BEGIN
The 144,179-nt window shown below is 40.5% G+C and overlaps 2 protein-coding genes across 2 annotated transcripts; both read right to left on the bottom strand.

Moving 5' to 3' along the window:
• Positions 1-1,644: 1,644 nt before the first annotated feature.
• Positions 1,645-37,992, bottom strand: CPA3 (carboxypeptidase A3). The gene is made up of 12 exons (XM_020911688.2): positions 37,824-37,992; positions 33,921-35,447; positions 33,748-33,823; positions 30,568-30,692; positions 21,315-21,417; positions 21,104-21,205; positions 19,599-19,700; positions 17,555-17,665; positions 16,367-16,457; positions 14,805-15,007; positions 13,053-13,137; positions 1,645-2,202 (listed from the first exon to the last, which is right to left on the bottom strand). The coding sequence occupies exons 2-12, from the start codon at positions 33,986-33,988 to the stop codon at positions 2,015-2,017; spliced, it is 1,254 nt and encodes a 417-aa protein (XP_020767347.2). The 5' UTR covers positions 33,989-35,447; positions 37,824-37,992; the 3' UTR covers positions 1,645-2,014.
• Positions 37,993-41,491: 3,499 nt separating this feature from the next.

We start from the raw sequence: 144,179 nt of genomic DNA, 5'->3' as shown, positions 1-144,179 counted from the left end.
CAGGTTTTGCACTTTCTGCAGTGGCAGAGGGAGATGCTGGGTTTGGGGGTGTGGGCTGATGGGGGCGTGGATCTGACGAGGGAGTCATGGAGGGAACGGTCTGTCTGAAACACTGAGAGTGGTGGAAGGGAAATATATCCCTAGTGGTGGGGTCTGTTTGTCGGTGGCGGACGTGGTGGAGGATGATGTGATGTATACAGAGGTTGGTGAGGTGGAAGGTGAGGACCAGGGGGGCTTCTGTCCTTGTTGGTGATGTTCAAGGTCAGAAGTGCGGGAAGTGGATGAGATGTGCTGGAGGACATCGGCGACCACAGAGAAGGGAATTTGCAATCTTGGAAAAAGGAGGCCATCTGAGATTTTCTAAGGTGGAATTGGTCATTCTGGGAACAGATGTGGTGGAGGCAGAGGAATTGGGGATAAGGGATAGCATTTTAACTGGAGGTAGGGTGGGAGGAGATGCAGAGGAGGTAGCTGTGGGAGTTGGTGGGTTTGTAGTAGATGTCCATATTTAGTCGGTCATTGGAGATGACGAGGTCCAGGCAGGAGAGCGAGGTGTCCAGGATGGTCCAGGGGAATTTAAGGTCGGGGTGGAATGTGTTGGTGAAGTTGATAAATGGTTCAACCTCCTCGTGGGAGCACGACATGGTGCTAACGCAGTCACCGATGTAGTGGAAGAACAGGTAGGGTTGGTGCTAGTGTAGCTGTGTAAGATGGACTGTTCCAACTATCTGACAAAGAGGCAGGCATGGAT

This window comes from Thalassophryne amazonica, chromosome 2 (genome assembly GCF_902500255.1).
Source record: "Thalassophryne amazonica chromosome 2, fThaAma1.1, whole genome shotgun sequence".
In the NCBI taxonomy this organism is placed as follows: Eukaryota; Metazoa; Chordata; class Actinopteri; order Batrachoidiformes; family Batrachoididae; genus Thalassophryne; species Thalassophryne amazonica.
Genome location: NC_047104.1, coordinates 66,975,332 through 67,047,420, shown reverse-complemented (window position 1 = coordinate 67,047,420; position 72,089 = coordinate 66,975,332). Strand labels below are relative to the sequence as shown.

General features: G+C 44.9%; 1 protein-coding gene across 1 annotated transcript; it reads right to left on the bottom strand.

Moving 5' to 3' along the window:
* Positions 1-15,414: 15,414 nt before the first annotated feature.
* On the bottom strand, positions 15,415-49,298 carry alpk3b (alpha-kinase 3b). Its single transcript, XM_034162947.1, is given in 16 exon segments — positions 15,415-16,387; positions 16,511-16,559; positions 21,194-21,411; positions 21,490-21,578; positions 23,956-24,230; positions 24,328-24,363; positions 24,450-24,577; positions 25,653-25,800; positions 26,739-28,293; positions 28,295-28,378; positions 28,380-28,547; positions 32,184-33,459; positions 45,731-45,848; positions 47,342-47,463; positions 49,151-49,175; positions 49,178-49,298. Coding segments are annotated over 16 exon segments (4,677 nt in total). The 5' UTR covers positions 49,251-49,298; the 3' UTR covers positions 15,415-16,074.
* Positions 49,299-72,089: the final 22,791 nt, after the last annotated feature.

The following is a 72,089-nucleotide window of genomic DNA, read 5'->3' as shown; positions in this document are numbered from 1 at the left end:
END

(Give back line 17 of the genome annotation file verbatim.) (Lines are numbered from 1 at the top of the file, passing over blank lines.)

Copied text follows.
The following is a 72,089-nucleotide window of genomic DNA, read 5'->3' as shown; positions in this document are numbered from 1 at the left end: